For the people’s will to be implemented, there must be a higher than usual level of activism and unity. With all municipal unions without contracts in the face of a Bloomberg budget that set aside no funds for decent raises, let alone retroactive pay, the need for solidarity and activism is greater than ever. In that manufactured scarcity, there is a danger that City unions will simply compete for available funds or that one will accept a poor contract, which will then be imposed on the rest. And if unions merely depend on Democratic Party politicians “to deliver,” they will not break out of that bind. Unless the unions unite behind a common program that not only demands fair contracts but also serves the working and middle class as a whole, they will fail and lose people’s trust.

Raising the Bar

To convince the public to support public workers requires showing how our struggles are connected. We cannot win this fight alone. Consistent and visible public-worker support for private-sector organizing, like the recent fast-food strikes, is one way to make this connection. “New York needs a raise!” – and that goes for all of us.

It’s not clear if many unions are ready to move in this direction, but there are some positive signs. Richard Trumka, AFL-CIO President, and Vincent Alvarez, NYC Central Labor Council President, have repeatedly warned that if the labor movement, despite the increasing class war from above and a declining membership, continues to only seek a few contract gains for their own members, it will die. Hopefully unions in NYC will heed that warning.

One promising attempt at a more effective strategy was the early December “Wall Street Week of Action” organized by the “New Day New York” coalition of 60 unions, community organizations, Occupy and particularly low-wage workers. While unions’ level of mobilization for this action was less than what we need, the alliances that the coalition represents and the focus of its demands have a lot of potential power. Going beyond OWS, it linked opposition to the 1% to specific grassroots needs. That coalition intends to continue and we should make sure that the December protests are just a beginning.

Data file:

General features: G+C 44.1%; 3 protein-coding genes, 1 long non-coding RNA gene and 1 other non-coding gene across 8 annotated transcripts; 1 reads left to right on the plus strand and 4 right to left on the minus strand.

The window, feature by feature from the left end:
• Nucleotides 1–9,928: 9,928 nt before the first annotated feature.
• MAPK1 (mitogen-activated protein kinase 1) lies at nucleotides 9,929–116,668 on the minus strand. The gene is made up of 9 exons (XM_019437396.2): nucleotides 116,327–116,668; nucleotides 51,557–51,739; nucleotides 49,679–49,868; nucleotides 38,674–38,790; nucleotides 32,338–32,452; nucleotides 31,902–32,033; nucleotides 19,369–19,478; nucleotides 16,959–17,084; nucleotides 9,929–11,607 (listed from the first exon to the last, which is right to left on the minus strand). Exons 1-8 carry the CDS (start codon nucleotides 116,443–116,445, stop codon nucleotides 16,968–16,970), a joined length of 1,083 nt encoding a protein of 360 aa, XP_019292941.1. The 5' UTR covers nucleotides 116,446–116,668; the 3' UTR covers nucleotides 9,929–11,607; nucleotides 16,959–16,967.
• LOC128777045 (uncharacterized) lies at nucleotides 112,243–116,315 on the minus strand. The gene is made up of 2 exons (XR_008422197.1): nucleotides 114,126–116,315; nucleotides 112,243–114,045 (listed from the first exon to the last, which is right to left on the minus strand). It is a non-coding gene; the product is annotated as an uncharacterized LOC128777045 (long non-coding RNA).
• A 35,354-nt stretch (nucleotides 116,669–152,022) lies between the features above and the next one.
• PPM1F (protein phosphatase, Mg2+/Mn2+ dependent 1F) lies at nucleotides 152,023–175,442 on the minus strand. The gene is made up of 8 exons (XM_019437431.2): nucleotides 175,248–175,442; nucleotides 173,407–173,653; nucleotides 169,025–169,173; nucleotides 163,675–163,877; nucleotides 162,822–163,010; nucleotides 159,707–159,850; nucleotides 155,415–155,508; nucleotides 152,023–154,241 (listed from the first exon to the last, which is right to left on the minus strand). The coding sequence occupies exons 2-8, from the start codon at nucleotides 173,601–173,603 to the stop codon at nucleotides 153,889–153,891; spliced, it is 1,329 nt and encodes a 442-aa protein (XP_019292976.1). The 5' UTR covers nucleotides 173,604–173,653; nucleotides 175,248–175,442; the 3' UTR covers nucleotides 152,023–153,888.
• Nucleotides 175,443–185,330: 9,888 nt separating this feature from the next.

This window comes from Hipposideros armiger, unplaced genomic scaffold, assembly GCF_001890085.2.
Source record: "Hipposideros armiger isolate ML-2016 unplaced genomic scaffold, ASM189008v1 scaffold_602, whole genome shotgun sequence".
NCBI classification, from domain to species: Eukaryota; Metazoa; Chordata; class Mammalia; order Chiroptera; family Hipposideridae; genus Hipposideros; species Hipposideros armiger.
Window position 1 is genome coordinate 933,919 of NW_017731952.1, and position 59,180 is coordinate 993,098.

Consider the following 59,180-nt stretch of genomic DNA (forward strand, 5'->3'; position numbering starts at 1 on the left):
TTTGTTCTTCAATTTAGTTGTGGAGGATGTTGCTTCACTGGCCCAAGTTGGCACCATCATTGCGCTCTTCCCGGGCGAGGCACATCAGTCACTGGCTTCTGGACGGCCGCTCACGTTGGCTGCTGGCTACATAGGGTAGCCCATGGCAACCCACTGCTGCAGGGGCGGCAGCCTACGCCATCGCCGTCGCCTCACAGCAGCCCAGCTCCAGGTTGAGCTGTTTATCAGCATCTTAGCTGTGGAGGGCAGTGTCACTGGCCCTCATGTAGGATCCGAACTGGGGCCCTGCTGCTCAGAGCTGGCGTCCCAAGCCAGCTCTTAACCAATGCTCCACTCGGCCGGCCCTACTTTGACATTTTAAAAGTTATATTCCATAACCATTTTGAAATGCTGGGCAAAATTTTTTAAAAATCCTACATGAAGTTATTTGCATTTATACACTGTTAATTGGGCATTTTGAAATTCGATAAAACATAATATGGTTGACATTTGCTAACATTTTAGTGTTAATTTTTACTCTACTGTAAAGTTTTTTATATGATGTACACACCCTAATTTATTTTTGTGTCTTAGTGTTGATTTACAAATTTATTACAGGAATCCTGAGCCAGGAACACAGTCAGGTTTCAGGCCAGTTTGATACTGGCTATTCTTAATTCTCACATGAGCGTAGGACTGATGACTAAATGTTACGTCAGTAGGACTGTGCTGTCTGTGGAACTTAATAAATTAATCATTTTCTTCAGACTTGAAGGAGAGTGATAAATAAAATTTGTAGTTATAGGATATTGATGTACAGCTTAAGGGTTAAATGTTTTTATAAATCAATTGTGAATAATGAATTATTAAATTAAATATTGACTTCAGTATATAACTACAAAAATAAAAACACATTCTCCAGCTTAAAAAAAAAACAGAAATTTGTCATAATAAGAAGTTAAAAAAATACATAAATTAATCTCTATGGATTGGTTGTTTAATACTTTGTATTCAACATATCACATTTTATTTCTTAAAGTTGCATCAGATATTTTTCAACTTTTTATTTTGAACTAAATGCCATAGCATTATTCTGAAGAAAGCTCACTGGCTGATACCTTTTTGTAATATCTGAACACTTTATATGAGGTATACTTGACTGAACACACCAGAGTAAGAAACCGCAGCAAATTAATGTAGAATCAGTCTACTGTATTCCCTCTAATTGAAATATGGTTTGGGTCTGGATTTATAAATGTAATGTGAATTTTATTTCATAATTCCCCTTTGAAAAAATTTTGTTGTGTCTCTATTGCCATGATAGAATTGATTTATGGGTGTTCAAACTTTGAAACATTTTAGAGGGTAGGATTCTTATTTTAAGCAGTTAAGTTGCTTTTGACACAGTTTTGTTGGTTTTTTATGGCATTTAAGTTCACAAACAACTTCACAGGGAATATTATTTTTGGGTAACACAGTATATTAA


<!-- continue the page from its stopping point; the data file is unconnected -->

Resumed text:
De Blasio’s proposal to tax the rich to fund universal pre-K is fairly modest – but still faces tough opposition. If this plan is approved, that could open the door to more ambitious proposals. But if Albany blocks it, we need to follow the example of the “Moral Monday” protests in North Carolina and Florida’s “Dream Defenders” and respond with bold and creative direct action. Labor should be ready to mobilize tens of thousands of people, both from above by union leadership and from below by organizing the rank and file, to go to Albany and occupy the capitol.

We should demand that de Blasio’s proposal be adopted, but we should not be afraid to go beyond it. For example, most global financial centers collect a tax on financial transactions (often known as the “Robin Hood Tax”). Such a tax is already on the books in New York; unfortunately, current law refunds 100% of the amount collected. If New York simply ceased refunding this tax, which is a tiny amount on each transaction, contract demands and social needs could easily be met.

Furthermore, we should call on Mayor de Blasio to immediately take measures not dependent on Albany, such as ending privatization through the outsourcing of unionized city jobs to non-union, for-profit businesses and ceasing attacks on the teachers’ union by the replacing of public schools with non-union charters. Voters supported these ideas in November – and where Albany’s approval is not required, there is no reason to wait.


Occupy activists understand that the class struggle has not been ended, but intensified by de Blasio’s election. With other community and labor groups, they are already organizing to counter the efforts of the 1% to maintain their domination of City policies.


Jackie DiSalvo is professor emerita of English at Baruch College and a member of the Occupy Wall Street Labor Outreach Group.

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Protest at 100 Wall St – Friday, June 28, 9:00 AM